Cats will knead their paws on surfaces like their beds, other cats or pets, or humans. This cute behavior is called "making biscuits" by cat lovers. This behavior stems from kittenhood and would be done to stimulate milk production from their mother. It's a calming behavior that cats do when they're feeling completely relaxed.
Happy Cats Play!
An easy and obvious sign your cat is happy is when they start to play. A cat that loves playing with other cats, pets or with you and your family is a cat that is definitely having a good time. The wonderful thing about play is, the more you play with your cat, the more likely it is he or she will play with you and it's a great bonding activity.
Happy Cats Love to Learn
Another good sign your cat is happy is if you can work with him to teach tricks. Cats may take a bit of time to acclimate to training compared to a dog, but being intelligent creatures, many cats really learn to enjoy clicker training. If you pull out a clicker and some treats and your cat comes running over, ready for a training session, this is a sign you not only have a happy cat but a mentally engaged one as well.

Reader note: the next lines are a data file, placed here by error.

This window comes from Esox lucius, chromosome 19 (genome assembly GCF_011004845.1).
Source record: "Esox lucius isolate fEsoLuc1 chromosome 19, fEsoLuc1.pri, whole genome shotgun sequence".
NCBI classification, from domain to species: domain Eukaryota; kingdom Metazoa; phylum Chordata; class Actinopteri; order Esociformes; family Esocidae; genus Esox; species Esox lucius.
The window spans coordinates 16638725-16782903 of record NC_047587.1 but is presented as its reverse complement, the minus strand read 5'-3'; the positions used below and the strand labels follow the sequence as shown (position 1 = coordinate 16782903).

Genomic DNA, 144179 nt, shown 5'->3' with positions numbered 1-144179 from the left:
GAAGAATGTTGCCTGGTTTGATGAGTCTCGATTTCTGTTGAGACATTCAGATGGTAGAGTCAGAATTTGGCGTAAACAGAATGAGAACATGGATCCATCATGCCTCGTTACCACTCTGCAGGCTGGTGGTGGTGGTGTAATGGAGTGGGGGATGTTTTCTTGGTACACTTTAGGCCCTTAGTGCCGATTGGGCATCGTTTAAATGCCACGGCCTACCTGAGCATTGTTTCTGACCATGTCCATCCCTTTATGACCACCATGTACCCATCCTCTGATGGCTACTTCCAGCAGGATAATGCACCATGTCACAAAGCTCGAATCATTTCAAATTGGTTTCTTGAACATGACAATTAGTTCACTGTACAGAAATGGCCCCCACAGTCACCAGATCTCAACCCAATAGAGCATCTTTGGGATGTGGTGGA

Loving Cat Gifts
If you have an indoor-outdoor cat, one unpleasant way that they may let you know they love you is the practice of leaving "gifts." Usually these are left in unfortunate places like your bed or the kitchen. If your cat regularly drops rodents and other small critters they've caught for you, it's best to grin and bear it because, as gross as you may find it, they truly are leaving you something they consider a treasure and they feel safe enough to leave it with you for later.
Everyday Behaviors of Happy Cats